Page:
Who was The Undertaker’s worst WrestleMania opponent? Giant Gonzalez. So you would assume that WWE would swiftly move on afterwards, right? Wrong. Against all logic, WWE decided to prolong the rivalry a further four months as one of the main events for SummerSlam. This means that their story ran nearly a full year.
Gonzalez was such a poor wrestler that this feud with Undertaker was his only program with the company. The only thing worse than his ability was his character – a tall man dressed in a muscle suit with patches of fake hair that made him look like he was supposed to be half-beast.
9. The Undertakers (1994)
There is one thing worse than Undertaker fighting Giant Gonzalez, and that is The Undertaker fighting himself. Or at least, a fake version of himself.
At SummerSlam 1994 the headline fight, placed higher than the amazing WWE Championship Steel Cage Match between champion Bret Hart and his brother Owen, was between Undertaker and Ted DiBiase’s impostor Undertaker.
DiBiase’s Taker was a poor impersonation, played by Brian Lee. Lee isn’t necessarily a bad performer, but Lee was far from a main event star and this resulted in a match suitably bad to such a terrible story.
8. Patsy Mankind (1999)
Mick Foley never had the greatest of luck with the WWE Championship. Despite having one of the most memorable crownings ever, turning around the Monday Night War, his longest championship reign was a mere 26 days. His shortest reign was one day, and it is this reign that we would like to call into question.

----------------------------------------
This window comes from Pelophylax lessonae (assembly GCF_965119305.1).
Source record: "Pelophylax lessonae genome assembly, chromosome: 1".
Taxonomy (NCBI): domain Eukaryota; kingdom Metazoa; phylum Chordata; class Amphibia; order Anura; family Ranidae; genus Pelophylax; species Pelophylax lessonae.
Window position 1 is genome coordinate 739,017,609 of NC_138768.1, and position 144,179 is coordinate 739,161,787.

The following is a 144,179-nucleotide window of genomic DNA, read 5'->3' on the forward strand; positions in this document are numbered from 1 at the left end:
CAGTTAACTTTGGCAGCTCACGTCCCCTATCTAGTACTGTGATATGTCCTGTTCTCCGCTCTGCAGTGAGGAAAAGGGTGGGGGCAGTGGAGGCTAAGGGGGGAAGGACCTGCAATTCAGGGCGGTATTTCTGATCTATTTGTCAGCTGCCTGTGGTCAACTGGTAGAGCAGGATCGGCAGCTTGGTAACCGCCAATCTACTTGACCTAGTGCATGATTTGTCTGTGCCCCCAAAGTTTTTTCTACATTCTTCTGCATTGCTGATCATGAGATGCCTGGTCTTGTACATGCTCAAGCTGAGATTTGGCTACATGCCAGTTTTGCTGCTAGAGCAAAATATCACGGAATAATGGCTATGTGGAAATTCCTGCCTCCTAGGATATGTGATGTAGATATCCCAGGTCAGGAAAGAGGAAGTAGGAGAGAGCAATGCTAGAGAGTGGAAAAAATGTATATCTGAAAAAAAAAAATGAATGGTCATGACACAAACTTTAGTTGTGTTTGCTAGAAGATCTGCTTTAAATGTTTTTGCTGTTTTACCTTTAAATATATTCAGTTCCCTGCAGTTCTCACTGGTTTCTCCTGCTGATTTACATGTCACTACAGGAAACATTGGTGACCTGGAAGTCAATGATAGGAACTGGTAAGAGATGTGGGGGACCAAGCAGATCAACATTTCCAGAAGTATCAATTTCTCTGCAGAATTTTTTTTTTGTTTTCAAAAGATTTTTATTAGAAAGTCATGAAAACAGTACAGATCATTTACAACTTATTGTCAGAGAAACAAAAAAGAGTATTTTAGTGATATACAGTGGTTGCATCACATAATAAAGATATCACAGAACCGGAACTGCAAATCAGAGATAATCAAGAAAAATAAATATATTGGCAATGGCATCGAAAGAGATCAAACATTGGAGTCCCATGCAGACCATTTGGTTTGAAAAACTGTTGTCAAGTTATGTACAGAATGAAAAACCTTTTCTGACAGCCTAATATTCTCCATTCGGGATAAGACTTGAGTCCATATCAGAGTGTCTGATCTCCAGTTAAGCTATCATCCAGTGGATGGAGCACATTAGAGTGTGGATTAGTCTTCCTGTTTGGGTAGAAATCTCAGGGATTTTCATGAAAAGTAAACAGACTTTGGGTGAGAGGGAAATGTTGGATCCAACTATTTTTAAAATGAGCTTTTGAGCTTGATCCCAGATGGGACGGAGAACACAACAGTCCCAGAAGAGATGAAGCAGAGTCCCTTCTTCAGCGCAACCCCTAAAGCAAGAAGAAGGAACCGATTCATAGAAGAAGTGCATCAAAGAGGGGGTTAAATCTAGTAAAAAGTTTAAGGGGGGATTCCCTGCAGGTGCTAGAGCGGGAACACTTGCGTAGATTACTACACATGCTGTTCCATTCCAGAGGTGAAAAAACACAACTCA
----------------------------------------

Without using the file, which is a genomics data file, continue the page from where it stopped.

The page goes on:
During 1999 WWE had put a lot of effort behind building Triple H into a top star, a plan that was to culminate in having him take the WWE Championship from top dog Stone Cold Steve Austin at SummerSlam. This is not what actually happened though. Instead Mankind was thrown into the match, won the title and then lost it to Triple H the next night.
There are two stories behind it, one that Austin’s knee was so hurt that inserting a third man alleviated the workload. The other, more popular, theory is that Austin refused to drop the belt to Triple H and so Mankind was added as a solution, transitioning the belt between the two. In either instance, there is no reason why Triple H shouldn’t have left Minneapolis with the title – preferably in a singles match, but even in a Triple Threat scenario.
7. Dusty Rhodes vs. Randy Savage (1990)
When two of the biggest legends in the history of the business met in the ring at SummerSlam in the prime of their careers, it seems like perfect business sense. And it should have been. But WWE had other ideas.
The build-up to the event was focused around each man’s valet, Sensational Queen Sherri and Sapphire. This resulted in both the ladies and the men getting their own singles matches against each other at SummerSlam. Sapphire no showed her match, peculiar in itself, but she was never a wrestler. When it came time for Savage and Rhodes to throw down, Ted DiBiase came out and announced that he had ‘bought’ Sapphire. This distraction led to Savage getting a quick roll-up victory over Rhodes.
This was done to write Sapphire out of the show, but meant that there was never a pay-off to the Savage/Rhodes story. Equally, Rhodes’ brief feud with DiBiase saw his in-ring career brought to a close. This was a damp ending to such a legendary career – at least in-ring. So nobody got a satisfactory conclusion.